How To Teach Scripture To Your Children

We know that God’s Word is living, breathing, and active. We want our children to be steeped in Scripture. But we also know that the Bible is often difficult to understand and, more frankly, that God and his actions are sometimes difficult to understand. So how do we help our children to experience the fullness of Scripture, practically, in our daily lives?

Read to your children directly out of the Bible.

Whatever translation of the Bible you use in your home and in your church would be best. The ideal way to learn any language is exposure to it; this is why we start speaking to babies long before they are capable of verbally responding. Familiarize your children with biblical language from a very young age. Story Bibles have their place, too, but a little reading from the actual Bible every day is a wonderful habit to start.

Use an actual Bible.

Reading from your phone might be great for you, as you are an adult who is well aware of the concept of different apps and the separate categories of information that you can access from a mobile device. But children are very concrete thinkers and they need to see the Bible as being a separate, authoritative book – not as of being equal value to Siri and Google.

Be brief.

Once I was talking to a pastor-friend, and he told me that when he started being more intentional about family worship time, his kids started getting restless during his 35-minute lecture. He laughed and told me that his wife kindly informed him he could only take 5 minutes if he actually wanted his children’s attention. You can work up to a longer time, but better to have a happy 5 minute Bible time than a miserable 35 minutes!

Start with Bible stories that are familiar to your children and read a little each day.

Jonah, Joseph, Daniel – their stories provide a great starting point. Read stories your children are learning about in church or in their storybook Bibles at bedtime.

Don’t shy away from hard passages.

Don’t miss our post on the dangers of “editing God” here. It’s tempting as a parent to want to maintain our children’s “innocence,” forgetting that sin is inborn. We need to intentionally expose our children to stories of sinful behavior while giving them the biblical lens through which to define sin. By eventually reading through all of Scripture, we allow God to choose what sins our children learn about.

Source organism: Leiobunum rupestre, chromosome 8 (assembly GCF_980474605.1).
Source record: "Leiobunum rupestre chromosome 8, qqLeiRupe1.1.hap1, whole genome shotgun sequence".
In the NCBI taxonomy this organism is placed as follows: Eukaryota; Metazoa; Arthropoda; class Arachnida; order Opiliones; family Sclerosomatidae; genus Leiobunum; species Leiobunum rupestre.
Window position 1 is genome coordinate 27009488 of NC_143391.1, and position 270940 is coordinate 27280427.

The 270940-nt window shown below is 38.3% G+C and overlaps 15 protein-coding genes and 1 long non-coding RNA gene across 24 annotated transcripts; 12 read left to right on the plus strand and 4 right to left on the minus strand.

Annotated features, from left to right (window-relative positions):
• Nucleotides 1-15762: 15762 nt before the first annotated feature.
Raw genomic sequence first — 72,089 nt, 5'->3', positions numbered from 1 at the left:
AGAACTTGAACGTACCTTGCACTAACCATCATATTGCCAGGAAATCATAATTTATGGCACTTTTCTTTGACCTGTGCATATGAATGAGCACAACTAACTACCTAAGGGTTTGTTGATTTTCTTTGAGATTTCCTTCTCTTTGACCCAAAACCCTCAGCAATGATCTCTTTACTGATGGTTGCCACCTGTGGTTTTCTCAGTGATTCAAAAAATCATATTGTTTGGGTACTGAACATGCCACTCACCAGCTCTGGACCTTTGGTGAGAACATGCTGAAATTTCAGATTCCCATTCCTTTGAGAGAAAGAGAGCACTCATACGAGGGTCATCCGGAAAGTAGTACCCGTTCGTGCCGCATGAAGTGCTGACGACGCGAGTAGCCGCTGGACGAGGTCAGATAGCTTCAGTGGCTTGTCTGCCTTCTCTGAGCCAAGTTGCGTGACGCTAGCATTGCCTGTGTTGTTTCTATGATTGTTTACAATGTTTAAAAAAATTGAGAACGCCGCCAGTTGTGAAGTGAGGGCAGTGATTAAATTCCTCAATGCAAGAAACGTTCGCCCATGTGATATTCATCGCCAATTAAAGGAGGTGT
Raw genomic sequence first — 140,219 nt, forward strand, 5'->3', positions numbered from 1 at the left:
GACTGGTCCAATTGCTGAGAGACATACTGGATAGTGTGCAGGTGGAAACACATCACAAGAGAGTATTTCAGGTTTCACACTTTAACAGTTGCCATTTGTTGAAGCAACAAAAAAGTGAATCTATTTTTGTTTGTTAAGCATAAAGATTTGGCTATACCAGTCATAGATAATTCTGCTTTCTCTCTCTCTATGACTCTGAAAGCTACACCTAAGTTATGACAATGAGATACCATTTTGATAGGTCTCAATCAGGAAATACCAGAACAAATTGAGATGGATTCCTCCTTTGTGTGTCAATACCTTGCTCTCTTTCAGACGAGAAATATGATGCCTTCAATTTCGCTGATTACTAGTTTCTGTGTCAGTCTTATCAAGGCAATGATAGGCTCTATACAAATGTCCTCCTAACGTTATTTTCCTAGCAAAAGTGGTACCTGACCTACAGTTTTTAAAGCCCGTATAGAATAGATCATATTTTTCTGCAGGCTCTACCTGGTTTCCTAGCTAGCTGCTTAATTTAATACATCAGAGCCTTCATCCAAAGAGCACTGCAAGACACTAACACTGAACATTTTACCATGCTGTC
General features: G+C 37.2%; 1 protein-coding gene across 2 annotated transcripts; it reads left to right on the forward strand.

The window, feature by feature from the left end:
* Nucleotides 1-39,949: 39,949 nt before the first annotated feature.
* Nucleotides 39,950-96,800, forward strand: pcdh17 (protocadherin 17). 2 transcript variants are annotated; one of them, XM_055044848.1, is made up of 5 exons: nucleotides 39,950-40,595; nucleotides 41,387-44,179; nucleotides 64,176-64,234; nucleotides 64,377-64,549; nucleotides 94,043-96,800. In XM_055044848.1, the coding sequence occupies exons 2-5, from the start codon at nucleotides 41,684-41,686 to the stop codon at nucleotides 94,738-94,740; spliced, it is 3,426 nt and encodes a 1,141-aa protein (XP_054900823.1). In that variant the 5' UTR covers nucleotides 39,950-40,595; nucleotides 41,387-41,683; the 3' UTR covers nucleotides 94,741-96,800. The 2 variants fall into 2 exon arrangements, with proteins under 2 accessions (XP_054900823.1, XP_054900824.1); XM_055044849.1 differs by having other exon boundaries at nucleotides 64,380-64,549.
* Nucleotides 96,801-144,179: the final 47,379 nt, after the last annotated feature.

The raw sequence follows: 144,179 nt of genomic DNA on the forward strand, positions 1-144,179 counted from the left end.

Give simple explanations.

For example, when reading the story of Joseph, children might be shocked that his brothers sold him into slavery. A simple, child-level explanation of slavery (a man has to work without pay and do whatever his owner says) is normally sufficient. When Potiphar’s wife accuses Joseph of rape, you can simply say: Potiphar’s wife accused Joseph of trying to hurt her, but he really didn’t. If they ask more questions than this, then they are ready for more of an explanation, and we can be grateful that they are coming to us for biblical answers instead of searching the Internet!

IMPORTANT SIDENOTE: With young children, be sure to ask clarifying questions before delving into detailed explanations. My son once asked, “Mommy, where did I come out of you?” I was about to launch into a careful explanation when he added, “Was it in that building over there?” 😉

Remember that God defines what is good and that, by definition, everything that God does is good.

Don’t try to make excuses for God’s behavior, as can sometimes be tempting when reading in the Old Testament! God sending the plagues was good. God telling Israelites to wipe out entire nations (including children) was good. Why? Because God did it. There is no definition of good outside of God. If we tried to define good apart from Him, all we would have left would be our own feelings and shifting perspectives.

Teach your children how to handle incongruence as it relates to their view of God.

One of the best gifts you can give your children when reading Scripture together is to model a right response to things you don’t understand.

When you come across a difficult passage, show your kids that you trust God and His character and His love for His people. Insist that the God of the Bible is the one, true God.

Gently teach them to reshape their views of God that don’t line up with Scripture. Explore difficult passages together by reading books and asking your church elders for help. This is excellent practice for other areas of life, as God is often writing a storyline in our lives that isn’t going according to the script we would choose.

We know that Scripture does not return void. The more we allow God’s Word to speak directly into our children’s lives, the more fruit we will see and the more they will come to know the True Source of all wisdom and joy.

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